“Antiques I buy always have a quirky, sensuous quality,” she said. “I’m looking for the hand of the artist, signs of life and use. If an antique is provocative or intriguing, I fall in love with it. I have to have it.”
Now Rose Tarlow Melrose House has opened a new flagship showroom in a renovated landmark building on Melrose Avenue in West Hollywood to showcase the collection’s elegantly designed furniture, textiles, lighting and accessories under one handsome roof.
The 9,000 square-foot space, designed to resemble a residential environment reflect Tarlow’s private-client installations. On display are the modern furniture collection, sumptuous rugs and fabrics, and a lighting and accessory gallery.
“I love change and always have. The new location—just blocks away from my old shop—is larger, more accessible, but thankfully still retains the old Melrose House magic” said Tarlow.
Architect Marc Appleton retained the charm of the original shop in the new setting. Each room contains special accessories from Tarlow’s original designs or items found from her global travels.
Rose Tarlow (who has always insisted she is not an interior designer (although she has designed noteworth residences) founded her company more than 30 years ago in what was then the out-of-the-way Melrose Place.
Now an internationally renowned furniture and fabric designer, interior designer, antiquarian and author, her creations have enchanted the design community.
Many of them, including her own Bel Air house, are detailed in her book, The Private House (Clarkson Potter).
“I wanted my house to look like early California architecture with European influences,” she says. To create that style, she imported antique architectural elements from Europe, such as hand-forged iron railings. She found rustic wood planks for the floors and hand-plastered the walls to create an unusual texture.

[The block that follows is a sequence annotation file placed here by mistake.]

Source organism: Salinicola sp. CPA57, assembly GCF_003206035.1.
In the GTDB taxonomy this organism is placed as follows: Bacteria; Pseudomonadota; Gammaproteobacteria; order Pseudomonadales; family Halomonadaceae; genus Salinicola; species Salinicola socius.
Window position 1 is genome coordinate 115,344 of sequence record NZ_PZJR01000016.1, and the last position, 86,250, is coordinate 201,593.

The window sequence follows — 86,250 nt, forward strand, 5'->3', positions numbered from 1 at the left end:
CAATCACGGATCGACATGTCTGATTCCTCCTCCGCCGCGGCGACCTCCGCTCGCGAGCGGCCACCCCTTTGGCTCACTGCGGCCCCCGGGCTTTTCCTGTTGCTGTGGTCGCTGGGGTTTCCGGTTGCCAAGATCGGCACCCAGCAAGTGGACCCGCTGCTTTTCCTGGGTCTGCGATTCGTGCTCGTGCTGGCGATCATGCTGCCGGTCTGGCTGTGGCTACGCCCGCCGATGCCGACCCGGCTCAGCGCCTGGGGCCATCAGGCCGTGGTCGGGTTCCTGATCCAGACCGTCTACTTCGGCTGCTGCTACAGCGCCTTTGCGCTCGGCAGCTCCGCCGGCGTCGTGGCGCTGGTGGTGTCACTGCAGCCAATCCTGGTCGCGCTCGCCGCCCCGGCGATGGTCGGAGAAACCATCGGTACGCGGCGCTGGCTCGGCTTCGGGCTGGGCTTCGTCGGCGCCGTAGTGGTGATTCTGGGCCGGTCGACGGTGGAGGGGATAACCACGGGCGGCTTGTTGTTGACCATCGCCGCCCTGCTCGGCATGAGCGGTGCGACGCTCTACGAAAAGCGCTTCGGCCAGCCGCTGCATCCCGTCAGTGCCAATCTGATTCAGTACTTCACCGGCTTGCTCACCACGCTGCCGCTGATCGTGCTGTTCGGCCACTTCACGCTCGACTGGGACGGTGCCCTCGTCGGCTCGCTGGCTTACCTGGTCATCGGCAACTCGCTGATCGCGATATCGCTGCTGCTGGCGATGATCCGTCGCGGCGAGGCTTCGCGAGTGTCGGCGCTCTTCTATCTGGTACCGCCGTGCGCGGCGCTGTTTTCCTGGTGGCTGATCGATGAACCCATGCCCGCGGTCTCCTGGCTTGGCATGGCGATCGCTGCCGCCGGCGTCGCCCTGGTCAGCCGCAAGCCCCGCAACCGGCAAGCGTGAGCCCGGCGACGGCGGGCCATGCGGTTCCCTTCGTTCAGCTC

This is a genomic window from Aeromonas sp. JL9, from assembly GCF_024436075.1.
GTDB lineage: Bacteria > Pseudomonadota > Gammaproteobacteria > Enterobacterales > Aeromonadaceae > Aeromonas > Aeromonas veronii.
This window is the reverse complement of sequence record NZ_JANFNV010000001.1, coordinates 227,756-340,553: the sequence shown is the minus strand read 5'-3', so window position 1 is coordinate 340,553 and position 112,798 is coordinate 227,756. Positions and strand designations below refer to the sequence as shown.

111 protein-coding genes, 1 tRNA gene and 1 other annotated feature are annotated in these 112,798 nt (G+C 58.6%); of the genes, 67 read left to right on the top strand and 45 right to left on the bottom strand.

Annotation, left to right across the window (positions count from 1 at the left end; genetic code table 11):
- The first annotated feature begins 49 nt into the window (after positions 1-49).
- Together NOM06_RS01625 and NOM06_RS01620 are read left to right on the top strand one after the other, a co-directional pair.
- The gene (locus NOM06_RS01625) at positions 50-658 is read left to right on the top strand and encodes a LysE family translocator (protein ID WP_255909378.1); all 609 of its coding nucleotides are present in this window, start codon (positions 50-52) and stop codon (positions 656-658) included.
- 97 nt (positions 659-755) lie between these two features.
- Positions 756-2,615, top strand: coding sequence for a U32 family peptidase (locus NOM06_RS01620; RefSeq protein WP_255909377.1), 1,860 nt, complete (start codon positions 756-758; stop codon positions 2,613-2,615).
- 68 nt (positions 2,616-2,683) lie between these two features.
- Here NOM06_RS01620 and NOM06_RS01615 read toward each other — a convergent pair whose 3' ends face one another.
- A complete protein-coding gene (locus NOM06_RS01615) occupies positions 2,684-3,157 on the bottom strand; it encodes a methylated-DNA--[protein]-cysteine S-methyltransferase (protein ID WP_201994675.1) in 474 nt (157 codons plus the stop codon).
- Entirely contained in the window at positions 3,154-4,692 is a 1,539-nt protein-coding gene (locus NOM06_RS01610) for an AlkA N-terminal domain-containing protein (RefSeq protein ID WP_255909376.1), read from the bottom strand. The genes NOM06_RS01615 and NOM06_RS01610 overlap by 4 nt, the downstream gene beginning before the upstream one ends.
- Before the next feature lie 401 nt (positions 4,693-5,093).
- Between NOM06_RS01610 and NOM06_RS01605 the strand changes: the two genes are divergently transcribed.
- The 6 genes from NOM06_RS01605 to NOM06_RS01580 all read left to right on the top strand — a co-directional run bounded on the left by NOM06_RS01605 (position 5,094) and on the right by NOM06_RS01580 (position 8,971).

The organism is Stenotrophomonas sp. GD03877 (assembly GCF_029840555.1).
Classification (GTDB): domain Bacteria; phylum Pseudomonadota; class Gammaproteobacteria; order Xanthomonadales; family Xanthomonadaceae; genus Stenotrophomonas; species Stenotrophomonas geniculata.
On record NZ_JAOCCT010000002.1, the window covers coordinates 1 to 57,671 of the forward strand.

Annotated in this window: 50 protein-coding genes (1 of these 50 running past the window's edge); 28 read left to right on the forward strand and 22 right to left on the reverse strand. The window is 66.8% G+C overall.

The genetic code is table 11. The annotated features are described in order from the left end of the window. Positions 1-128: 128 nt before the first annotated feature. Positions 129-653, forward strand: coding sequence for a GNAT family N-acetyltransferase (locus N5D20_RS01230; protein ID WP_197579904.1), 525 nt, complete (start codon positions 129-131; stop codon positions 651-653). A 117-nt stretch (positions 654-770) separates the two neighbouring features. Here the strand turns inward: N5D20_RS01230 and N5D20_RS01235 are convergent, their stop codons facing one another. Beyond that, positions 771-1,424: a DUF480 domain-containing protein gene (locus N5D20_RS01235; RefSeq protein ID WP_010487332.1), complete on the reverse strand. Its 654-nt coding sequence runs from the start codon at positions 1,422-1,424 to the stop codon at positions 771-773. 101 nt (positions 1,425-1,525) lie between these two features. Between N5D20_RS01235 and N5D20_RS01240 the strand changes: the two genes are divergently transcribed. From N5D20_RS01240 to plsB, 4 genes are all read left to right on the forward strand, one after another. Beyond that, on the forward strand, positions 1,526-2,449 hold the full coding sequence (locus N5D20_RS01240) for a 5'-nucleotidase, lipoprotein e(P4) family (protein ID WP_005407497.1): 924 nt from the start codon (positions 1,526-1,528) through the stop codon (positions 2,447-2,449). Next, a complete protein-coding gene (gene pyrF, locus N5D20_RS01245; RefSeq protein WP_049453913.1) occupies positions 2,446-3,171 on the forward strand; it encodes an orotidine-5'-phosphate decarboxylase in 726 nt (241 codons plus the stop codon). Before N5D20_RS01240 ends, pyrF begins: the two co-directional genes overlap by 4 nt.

Potential clients are constantly clamoring for her to design their interiors, but she is skittish.
“I think of myself as an antiques dealer,” she commented. “I am not really a decorator. I don’t really like working with individual clients. I lose control of my creative time.”
Tarlow is at her most content when she is searching for and acquiring antiques, or working on her furniture collections--with only her own high standards to please.
“It’s too intense with private clients because I take each design decision so personally,” she said. “I am a solitary person. I like working alone and making my own design decisions. I have an obsession for buying lovely things, so I occasionally consult on building a collection of antiques and art. I buy and build houses so that I can gather up more antiques.”
Tarlow, considered by some a cult figure in the world of design, designed and built her own European-influenced house in Bel-Air.
In Tarlow’s more formal London flat in Belgrave Square, sunny, cozily luxurious rooms are filled with singular antiques from around the world: handsome Régence chairs upholstered in Gobelins tapestries, American Indian baskets artfully arranged on a Chinese lacquer table, a Kang Hsi Coromandel screen.
“Everything in a house, down to the linens and fabrics, must be right,” she says. “My eye always goes straight to pieces that have personality, fine craftsmanship, and patina. I look for the hand of the artist—for signs of life and use. Even a basket or old poker chip can have quality.”
Her inspirations, she said, include rare and beautiful old woods, old textiles, oil paintings of interiors, watercolors of interiors, the great American poets, as well as the English romantics like Keats, Shelley, Coleridge, Byron.
“I admire beautiful, well-proportioned rooms,” said Tarlow. “And I can swoon over empty spaces.”